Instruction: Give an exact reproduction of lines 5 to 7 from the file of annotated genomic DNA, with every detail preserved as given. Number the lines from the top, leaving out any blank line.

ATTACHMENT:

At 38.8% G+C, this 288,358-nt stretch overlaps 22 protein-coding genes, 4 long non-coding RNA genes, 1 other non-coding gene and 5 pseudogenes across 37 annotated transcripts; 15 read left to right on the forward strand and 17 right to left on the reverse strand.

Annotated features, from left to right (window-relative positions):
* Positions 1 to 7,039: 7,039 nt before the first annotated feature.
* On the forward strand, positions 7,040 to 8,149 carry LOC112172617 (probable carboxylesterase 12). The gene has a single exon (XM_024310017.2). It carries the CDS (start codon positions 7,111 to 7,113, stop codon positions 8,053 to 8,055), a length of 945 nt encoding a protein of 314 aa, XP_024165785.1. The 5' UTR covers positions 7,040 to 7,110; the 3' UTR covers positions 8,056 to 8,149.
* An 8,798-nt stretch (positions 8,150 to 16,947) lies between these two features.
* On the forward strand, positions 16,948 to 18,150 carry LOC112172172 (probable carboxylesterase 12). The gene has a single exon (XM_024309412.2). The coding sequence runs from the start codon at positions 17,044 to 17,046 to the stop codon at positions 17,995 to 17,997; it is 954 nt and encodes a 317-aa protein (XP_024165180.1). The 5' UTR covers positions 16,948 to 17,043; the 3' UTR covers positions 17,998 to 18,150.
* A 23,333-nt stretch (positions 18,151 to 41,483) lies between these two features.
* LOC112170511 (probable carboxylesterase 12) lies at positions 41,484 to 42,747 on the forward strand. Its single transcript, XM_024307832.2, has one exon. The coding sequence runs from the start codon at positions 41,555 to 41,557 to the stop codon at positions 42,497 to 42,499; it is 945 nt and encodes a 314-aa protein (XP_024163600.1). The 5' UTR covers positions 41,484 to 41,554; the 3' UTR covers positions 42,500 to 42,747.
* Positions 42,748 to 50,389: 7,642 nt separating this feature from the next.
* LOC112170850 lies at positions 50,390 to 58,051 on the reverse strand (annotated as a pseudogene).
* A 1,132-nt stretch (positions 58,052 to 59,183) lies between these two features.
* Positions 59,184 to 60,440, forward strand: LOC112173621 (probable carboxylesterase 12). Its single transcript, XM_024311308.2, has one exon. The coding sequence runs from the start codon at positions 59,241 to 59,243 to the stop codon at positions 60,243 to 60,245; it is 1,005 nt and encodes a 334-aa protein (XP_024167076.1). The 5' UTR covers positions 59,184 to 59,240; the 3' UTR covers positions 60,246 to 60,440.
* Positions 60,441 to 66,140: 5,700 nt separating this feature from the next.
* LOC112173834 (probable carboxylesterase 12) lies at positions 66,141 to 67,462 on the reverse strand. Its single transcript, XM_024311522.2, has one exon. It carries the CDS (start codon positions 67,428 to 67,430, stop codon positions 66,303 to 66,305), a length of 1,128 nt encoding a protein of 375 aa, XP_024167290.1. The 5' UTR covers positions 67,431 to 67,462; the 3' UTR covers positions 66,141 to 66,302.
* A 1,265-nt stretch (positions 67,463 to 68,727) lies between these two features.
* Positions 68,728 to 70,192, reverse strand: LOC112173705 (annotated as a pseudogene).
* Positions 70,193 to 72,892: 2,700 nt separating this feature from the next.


* An 8,798-nt stretch (positions 8,150 to 16,947) lies between these two features.
* On the forward strand, positions 16,948 to 18,150 carry LOC112172172 (probable carboxylesterase 12). The gene has a single exon (XM_024309412.2). The coding sequence runs from the start codon at positions 17,044 to 17,046 to the stop codon at positions 17,995 to 17,997; it is 954 nt and encodes a 317-aa protein (XP_024165180.1). The 5' UTR covers positions 16,948 to 17,043; the 3' UTR covers positions 17,998 to 18,150.
* A 23,333-nt stretch (positions 18,151 to 41,483) lies between these two features.